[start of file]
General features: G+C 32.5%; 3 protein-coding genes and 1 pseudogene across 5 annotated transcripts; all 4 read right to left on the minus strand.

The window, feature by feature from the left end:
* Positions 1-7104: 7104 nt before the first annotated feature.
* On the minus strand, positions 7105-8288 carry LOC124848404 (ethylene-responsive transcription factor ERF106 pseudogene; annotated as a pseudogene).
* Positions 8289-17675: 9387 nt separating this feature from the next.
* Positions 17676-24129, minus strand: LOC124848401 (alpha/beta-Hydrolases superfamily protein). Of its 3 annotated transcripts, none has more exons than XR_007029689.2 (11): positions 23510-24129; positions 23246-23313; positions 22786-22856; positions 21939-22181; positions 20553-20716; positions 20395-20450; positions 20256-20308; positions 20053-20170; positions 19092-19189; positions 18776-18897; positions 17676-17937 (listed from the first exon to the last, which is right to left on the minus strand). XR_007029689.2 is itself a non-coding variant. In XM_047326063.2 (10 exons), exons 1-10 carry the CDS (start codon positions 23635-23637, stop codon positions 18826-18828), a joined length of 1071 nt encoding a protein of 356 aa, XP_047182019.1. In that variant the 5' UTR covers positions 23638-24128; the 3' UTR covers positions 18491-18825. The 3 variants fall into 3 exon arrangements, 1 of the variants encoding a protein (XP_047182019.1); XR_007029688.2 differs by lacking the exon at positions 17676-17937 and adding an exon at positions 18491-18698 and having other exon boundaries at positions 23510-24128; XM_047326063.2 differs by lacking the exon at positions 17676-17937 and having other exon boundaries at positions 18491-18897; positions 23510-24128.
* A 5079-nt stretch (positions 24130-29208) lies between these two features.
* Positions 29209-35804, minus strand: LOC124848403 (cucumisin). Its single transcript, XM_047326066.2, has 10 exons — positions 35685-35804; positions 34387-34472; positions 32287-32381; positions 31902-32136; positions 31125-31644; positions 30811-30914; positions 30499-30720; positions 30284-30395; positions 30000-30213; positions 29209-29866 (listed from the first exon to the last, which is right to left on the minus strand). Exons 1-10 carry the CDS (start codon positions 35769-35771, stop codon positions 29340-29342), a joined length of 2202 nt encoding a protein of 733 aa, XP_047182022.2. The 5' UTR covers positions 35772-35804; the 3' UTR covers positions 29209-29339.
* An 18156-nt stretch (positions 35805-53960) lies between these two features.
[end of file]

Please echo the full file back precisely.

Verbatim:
General features: G+C 32.5%; 3 protein-coding genes and 1 pseudogene across 5 annotated transcripts; all 4 read right to left on the minus strand.

The window, feature by feature from the left end:
* Positions 1-7104: 7104 nt before the first annotated feature.
* On the minus strand, positions 7105-8288 carry LOC124848404 (ethylene-responsive transcription factor ERF106 pseudogene; annotated as a pseudogene).
* Positions 8289-17675: 9387 nt separating this feature from the next.
* Positions 17676-24129, minus strand: LOC124848401 (alpha/beta-Hydrolases superfamily protein). Of its 3 annotated transcripts, none has more exons than XR_007029689.2 (11): positions 23510-24129; positions 23246-23313; positions 22786-22856; positions 21939-22181; positions 20553-20716; positions 20395-20450; positions 20256-20308; positions 20053-20170; positions 19092-19189; positions 18776-18897; positions 17676-17937 (listed from the first exon to the last, which is right to left on the minus strand). XR_007029689.2 is itself a non-coding variant. In XM_047326063.2 (10 exons), exons 1-10 carry the CDS (start codon positions 23635-23637, stop codon positions 18826-18828), a joined length of 1071 nt encoding a protein of 356 aa, XP_047182019.1. In that variant the 5' UTR covers positions 23638-24128; the 3' UTR covers positions 18491-18825. The 3 variants fall into 3 exon arrangements, 1 of the variants encoding a protein (XP_047182019.1); XR_007029688.2 differs by lacking the exon at positions 17676-17937 and adding an exon at positions 18491-18698 and having other exon boundaries at positions 23510-24128; XM_047326063.2 differs by lacking the exon at positions 17676-17937 and having other exon boundaries at positions 18491-18897; positions 23510-24128.
* A 5079-nt stretch (positions 24130-29208) lies between these two features.
* Positions 29209-35804, minus strand: LOC124848403 (cucumisin). Its single transcript, XM_047326066.2, has 10 exons — positions 35685-35804; positions 34387-34472; positions 32287-32381; positions 31902-32136; positions 31125-31644; positions 30811-30914; positions 30499-30720; positions 30284-30395; positions 30000-30213; positions 29209-29866 (listed from the first exon to the last, which is right to left on the minus strand). Exons 1-10 carry the CDS (start codon positions 35769-35771, stop codon positions 29340-29342), a joined length of 2202 nt encoding a protein of 733 aa, XP_047182022.2. The 5' UTR covers positions 35772-35804; the 3' UTR covers positions 29209-29339.
* An 18156-nt stretch (positions 35805-53960) lies between these two features.